NIH Director on Coronavirus Vaccine: Nothing Will Get Pushed Through Unless It Meets the Highest Standards

NIH Director on Coronavirus Vaccine: Nothing Will Get Pushed Through Unless It Meets the Highest Standards


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Janet Ybarra
Former Washington Journalist
Contributor on The Bipartisan Press

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With much debate over the potential for a vaccine for the novel coronavirus, the director of the National Institutes of Health (NIH) guarantees that whatever vaccine which emerges will measure up to the “highest standards.”

Much confusion around a vaccine has emerged as Donald Trump’s baselessly been promising a vaccine will be available before Election Day.

There have been 6.4 million cases of COVID-19 reported in the United States, including more than 192,000 deaths from the disease, according to the Centers for Disease Control and Prevention (CDC).

“We’re talking about giving a vaccine to currently healthy people. You should have a very low tolerance, therefore, for anything that’s a serious side effect. Okay. If somebody has a sore arm. We can probably work with that. Somebody gets a temporary, low-grade fever, we can work with that. But nothing more serious than that would be appropriate for a vaccine that you are talking about giving to hundreds of millions of people,” said Dr Francis Collins, a world-famous researcher who has been head of the NIH since 2009. “Which is why you do these very large-scale tests, trials, to find out is it safe? And does it work? And I just want to reassure everybody who is listening. We are not going to make sure shortcuts in that assessment of safety efficacy.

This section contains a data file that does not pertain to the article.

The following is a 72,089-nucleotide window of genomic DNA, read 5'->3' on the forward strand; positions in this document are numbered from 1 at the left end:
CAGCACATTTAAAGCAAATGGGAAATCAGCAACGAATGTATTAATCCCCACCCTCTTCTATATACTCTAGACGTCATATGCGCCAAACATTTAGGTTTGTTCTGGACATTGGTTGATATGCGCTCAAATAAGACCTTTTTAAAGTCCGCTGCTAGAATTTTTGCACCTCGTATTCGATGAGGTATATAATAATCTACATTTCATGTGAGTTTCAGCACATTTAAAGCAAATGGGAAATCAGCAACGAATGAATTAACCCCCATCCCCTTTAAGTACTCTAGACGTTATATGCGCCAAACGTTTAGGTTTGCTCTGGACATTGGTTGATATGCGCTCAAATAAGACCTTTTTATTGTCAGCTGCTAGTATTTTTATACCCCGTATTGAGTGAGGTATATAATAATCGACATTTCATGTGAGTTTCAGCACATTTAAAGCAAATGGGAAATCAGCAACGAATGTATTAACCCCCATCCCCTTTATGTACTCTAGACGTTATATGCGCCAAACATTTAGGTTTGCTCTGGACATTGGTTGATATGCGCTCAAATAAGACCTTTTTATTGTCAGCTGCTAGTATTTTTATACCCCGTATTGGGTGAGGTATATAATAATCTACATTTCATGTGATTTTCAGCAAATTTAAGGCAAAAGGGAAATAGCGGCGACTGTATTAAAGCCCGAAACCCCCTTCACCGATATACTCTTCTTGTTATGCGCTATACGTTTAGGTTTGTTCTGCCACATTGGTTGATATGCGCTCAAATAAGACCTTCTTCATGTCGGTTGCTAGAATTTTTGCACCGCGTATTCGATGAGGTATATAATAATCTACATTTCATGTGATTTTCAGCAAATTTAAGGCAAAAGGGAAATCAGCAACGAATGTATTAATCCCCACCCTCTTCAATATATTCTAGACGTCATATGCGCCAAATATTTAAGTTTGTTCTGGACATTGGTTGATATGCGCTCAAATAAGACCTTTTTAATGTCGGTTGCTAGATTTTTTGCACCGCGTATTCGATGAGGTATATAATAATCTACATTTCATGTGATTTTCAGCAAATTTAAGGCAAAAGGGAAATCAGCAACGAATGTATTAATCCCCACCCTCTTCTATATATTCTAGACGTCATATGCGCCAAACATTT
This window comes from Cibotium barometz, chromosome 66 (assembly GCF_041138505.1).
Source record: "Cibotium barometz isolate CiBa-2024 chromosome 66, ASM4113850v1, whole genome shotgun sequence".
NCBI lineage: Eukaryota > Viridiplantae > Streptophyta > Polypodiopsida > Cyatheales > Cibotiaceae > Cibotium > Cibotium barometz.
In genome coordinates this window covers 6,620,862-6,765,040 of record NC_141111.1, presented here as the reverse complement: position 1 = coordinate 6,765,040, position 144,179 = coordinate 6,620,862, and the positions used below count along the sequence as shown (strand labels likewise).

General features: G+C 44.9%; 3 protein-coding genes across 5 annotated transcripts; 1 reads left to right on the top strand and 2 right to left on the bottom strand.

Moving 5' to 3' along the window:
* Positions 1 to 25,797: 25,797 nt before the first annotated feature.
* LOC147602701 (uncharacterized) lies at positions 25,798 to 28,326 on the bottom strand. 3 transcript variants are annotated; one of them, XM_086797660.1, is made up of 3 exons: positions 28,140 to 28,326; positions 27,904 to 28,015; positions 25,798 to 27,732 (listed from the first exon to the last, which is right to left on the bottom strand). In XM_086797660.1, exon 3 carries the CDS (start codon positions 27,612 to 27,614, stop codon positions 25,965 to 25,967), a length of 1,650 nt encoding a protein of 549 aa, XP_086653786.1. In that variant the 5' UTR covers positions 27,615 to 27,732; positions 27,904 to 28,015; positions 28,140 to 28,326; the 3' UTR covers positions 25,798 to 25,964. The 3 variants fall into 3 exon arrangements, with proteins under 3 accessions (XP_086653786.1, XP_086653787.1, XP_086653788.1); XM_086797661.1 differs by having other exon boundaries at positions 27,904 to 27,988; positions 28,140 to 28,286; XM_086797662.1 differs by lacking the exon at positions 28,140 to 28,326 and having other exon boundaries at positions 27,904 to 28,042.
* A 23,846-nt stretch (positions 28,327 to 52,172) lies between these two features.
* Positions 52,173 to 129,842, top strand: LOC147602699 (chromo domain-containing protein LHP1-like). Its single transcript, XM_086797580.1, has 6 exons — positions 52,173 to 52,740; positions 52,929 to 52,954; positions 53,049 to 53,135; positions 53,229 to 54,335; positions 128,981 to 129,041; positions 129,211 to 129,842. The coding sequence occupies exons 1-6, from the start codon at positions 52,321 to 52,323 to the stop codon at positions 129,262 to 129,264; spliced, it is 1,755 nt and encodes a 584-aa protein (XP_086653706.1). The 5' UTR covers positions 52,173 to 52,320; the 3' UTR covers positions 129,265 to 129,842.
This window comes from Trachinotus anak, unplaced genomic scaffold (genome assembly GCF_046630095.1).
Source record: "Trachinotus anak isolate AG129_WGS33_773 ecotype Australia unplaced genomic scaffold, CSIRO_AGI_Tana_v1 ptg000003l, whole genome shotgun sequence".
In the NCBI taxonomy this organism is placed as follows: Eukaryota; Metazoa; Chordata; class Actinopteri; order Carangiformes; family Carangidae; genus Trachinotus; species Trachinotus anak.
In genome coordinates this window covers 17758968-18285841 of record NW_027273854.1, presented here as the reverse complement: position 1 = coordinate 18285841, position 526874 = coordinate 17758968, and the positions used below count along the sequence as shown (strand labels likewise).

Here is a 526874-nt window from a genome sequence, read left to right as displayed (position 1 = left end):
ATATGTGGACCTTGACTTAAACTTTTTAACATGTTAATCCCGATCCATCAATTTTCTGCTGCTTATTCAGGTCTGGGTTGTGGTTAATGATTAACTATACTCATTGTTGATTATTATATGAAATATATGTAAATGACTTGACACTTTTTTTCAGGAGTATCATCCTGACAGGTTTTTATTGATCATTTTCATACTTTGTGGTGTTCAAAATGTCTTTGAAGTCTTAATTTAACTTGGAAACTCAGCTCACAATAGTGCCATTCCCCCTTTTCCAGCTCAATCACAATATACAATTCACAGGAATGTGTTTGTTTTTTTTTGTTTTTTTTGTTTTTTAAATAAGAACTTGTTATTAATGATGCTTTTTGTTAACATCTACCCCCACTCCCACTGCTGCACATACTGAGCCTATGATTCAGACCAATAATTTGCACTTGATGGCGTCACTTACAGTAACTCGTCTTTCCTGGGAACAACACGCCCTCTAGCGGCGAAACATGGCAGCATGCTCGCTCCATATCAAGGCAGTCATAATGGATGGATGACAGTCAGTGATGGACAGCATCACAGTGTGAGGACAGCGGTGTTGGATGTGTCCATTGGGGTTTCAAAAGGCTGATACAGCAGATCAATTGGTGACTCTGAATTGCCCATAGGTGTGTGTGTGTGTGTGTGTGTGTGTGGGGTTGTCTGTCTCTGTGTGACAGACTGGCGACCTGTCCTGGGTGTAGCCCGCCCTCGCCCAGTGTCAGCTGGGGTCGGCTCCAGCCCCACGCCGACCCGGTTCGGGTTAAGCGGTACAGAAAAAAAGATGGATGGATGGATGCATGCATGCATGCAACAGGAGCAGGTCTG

“This is in a place where there are multiple, different layers of oversight of this. To make sure that nothing gets pushed through, unless it meets the highest standards, probably the highest standards that ever have been applied for a vaccine, are going to be applied in this situation,” he added.

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